Parties craft messages as political season heats up
The major political parties will mount their election campaigns around three core messages they hope will resonate with voters.
Although its election message is still being fine-tuned, Free National Movement Chairman Carl Bethel said the government’s platform will be crafted around the idea that Bahamians can see, touch and feel what the party has done for the country over the last four and a half years.
“We have some ideas knocking,” said Bethel when asked about the FNM’s election slogan.
“I’m sure that our theme will represent the core message of the party, that the Bahamian people can trust the FNM to achieve things for them even in the worst of economic circumstances.”
Bethel was referring to the government’s completed and ongoing infrastructure projects as well as investments in social programs.
He added: “While the whole world seems to be losing its head, we’ve kept ours and positioned The Bahamas to recover from these economic woes that confront us.”
A spokesman for the Official Opposition said the Progressive Liberal Party’s message will center around the concept of putting Bahamians first, highlighting the PLP’s argument that the government cares more about foreign investment than its own citizens.
The PLP also hopes to capitalize on the government’s sale of 51 percent of the Bahamas Telecommunications Company (BTC) to London-based Cable & Wireless Communications back in April of this year, a decision that was made despite criticism from some detractors who wanted the telecommunications company’s majority share holdings to remain in Bahamian hands.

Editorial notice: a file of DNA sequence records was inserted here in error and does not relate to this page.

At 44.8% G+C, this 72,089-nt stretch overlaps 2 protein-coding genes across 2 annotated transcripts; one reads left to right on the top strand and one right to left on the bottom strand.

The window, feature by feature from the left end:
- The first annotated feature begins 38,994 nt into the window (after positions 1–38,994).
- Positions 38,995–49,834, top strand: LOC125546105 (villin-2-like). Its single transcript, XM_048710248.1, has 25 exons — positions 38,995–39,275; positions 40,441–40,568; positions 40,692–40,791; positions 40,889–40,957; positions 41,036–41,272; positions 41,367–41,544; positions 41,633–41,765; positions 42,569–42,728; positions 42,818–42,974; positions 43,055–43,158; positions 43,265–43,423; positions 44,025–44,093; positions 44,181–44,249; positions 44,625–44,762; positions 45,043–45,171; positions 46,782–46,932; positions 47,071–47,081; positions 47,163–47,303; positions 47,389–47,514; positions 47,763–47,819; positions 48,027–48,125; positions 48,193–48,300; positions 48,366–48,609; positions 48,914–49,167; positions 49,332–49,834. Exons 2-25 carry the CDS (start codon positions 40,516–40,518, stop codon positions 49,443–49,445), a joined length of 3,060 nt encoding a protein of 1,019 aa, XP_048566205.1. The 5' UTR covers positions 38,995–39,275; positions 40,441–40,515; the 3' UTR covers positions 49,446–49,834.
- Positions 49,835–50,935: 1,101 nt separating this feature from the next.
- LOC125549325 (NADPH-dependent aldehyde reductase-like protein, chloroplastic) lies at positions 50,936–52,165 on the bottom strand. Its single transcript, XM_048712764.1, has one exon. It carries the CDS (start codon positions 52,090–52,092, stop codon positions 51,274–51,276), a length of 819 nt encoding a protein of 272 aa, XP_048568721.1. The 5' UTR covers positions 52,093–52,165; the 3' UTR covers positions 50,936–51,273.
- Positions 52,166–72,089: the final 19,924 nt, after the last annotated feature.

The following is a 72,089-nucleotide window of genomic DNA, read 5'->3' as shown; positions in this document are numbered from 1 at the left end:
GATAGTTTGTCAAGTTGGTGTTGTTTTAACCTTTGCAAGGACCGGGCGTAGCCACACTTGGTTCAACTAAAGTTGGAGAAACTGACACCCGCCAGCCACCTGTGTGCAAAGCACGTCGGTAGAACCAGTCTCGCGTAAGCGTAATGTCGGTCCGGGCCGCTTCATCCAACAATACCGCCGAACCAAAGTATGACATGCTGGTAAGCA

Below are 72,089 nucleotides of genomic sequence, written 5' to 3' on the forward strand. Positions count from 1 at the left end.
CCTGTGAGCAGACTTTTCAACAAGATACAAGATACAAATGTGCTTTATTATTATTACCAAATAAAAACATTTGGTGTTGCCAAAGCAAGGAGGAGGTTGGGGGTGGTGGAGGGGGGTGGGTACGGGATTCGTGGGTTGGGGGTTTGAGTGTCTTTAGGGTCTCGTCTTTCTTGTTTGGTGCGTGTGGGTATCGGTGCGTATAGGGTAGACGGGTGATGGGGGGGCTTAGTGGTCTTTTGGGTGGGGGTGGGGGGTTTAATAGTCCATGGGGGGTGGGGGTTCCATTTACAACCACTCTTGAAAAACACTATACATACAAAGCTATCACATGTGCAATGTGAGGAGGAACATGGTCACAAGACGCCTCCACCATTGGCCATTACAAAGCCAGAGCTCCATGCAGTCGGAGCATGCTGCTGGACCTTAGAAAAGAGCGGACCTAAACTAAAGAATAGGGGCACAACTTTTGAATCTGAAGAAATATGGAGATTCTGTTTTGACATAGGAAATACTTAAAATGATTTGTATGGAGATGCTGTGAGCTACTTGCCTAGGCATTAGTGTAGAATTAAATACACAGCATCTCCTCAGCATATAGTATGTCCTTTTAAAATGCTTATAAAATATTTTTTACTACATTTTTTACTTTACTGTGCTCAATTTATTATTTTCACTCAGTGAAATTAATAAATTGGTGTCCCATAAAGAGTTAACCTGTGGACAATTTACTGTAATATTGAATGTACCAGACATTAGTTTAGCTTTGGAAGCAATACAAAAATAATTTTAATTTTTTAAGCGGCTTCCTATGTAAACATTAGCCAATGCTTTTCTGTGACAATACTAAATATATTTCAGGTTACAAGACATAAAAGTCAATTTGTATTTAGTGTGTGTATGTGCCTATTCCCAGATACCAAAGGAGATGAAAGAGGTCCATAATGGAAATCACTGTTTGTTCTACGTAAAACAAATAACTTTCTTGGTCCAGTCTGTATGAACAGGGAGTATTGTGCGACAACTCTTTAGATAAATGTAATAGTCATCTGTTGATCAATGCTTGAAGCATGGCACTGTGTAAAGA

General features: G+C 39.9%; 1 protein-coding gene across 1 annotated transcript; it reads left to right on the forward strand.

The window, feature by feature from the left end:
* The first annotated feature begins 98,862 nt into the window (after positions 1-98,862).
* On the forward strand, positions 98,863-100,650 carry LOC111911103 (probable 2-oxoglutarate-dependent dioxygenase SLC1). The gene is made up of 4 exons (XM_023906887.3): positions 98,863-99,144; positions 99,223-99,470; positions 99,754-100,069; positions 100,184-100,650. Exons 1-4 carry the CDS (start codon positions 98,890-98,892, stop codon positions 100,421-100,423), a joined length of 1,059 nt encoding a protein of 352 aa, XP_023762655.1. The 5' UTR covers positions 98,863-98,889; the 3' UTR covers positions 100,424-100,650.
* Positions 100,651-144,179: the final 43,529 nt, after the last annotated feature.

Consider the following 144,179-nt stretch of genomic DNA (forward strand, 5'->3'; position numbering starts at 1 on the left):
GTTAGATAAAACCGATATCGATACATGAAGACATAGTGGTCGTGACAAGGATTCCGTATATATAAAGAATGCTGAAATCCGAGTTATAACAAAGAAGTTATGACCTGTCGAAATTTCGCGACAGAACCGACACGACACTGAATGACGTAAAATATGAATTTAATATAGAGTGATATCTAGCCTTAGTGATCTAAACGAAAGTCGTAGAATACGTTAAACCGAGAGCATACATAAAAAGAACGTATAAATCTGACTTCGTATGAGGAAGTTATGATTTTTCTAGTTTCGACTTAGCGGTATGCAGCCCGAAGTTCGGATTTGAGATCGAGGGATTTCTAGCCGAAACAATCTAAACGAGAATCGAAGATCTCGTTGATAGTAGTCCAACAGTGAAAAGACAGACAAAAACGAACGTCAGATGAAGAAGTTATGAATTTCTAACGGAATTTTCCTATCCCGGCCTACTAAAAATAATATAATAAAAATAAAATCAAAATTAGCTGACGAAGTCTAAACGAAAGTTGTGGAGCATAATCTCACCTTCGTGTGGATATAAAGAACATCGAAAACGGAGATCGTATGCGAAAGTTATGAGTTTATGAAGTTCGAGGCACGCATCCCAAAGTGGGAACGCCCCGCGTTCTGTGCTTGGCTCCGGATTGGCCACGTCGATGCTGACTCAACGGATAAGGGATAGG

“We are using ‘Believe in The Bahamas’. That’s the slogan now,” said Fox Hill MP Fred Mitchell.
“This government has put Bahamians second, and we have heard from the population that they want Bahamians first and they want us to reaffirm that The Bahamas is preeminent in the world and that we will not take second place to anyone as a nation, as a people.
“That resonates across the board when dealing with the issues of crime, immigration and BTC being the government’s most flagrant violation of the trust of the Bahamian people.”
Mitchell added that the next election will hinge on crime and the economy and scoffed at the idea that voters will be swayed by the notion that they can see and touch what the FNM has done for the country during its term in office.
“I know we can touch, see and feel the potholes on the road and we can touch, see and feel the chill in the air because [many Bahamians] have no electricity,” he said.
He believes that voters will lean towards the PLP because of high levels of crime and unemployment.
“This election turns on the economy and crime,” Mitchell said. “On those issues, [Prime Minister Hubert] Ingraham has been a hopeless failure.”
Meanwhile, Branville McCartney, leader of the Democratic National Alliance, said his party will use the slogan “Real change for one Bahamas” and campaign on the government’s perceived failure to invest in human resources.
“Any government is supposed to develop infrastructure,” he said. “That is what governments are put there for. What we’re talking about is investing in people because [to] the DNA, our greatest resource is human capital.
“We want to invest in people. That helps to build your country. You can build roads and buildings but there is a vast difference when you can build people and empower [people] so they become owners in their country,” the Bamboo Town MP told The Nassau Guardian.
The next election must be called on or by May 2012.